A planned service outage by SoCal Edison for Saturday night was stopped in its tracks by Mission Canyon resident Peter Marin, more often known as an outspoken partisan for Santa Barbara’s homeless community. In a sharp email addressed to Rondi Guthrie, Edison’s government and public affairs manager, Marin asked why, in the face of 105 to 109 temperature forecasts for his foothill community, the planned outage had not been cancelled. Pointing out the largely electricity-supplied public warning systems, he raised the potential for fire and the need for warnings, and also the need for residents to keep their houses cool, calling it a game of Russian roulette with citizens’ lives.
Marin knows the ropes in these battles, and he included city and county officials on his email, the Office of Emergency Management among them. In turn, Rob Lewin, who heads the office for the county, said he contacted Edison this morning and asked that the outage be postponed until the extreme weather had abated. Last week, Lewin said he’d held a meeting with Edison and representatives of nearby jurisdictions to discuss another plan that also worries Peter Marin: outages during high wind events to prevent fire from loose electrical lines.
Edison turned off the power in Idyllwild when ferocious winds were forecast after the Thomas Fire had started in December 2017. Though Edison isn’t yet explaining its thresholds for these outages, at the June 26 meeting, the county had a chance to discuss the randomness of sundowners and to urge cooperation and coordination, said Lewin. It’s not just landlines in homes that would be affected, he said. Cell towers, water systems, lift stations, and myriad other essential bits of infrastructure could also be without power.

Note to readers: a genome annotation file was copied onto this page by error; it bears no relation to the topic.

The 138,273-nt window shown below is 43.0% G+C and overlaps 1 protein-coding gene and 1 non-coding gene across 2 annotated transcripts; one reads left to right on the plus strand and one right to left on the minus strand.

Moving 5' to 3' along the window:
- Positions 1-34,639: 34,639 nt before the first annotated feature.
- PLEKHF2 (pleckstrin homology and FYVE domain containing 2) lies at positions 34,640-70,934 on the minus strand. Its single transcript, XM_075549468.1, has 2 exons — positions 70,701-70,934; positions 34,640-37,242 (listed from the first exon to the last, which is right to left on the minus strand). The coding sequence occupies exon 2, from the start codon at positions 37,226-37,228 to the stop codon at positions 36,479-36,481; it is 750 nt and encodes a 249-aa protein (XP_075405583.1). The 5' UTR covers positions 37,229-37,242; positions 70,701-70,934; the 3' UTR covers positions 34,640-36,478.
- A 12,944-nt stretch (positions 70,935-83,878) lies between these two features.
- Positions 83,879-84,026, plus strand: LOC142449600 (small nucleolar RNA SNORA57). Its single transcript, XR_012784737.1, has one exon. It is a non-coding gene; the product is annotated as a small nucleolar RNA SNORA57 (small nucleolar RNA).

Marin said he learned 800 residences had been slated to lose electricity in his Foothill Road neighborhood and another 200 in the Elings Park area. His concern extended to the homeless, who, as far as he knew, were not being offered drinking water or specific cooling locations, other than the PATH shelter. “This is amazing to me,” Marin said, “since we know days like this are going to come more and more often.”
Edison’s Scheduled Maintenance Outage webpage shows that a service interruption was planned to begin on Saturday at 8 p.m. through to Sunday at 4 a.m. The de-energizing was to protect the line crews doing routine maintenance, which Edison stated was needed to prevent unplanned outages, which take longer to locate and repair. “SCE understands power outages are inconvenient, especially during hot weather, and SCE appreciates its customers’ patience,” the company’s statement said. The crews completed today’s work quickly, and the Saturday-Sunday maintenance was cancelled.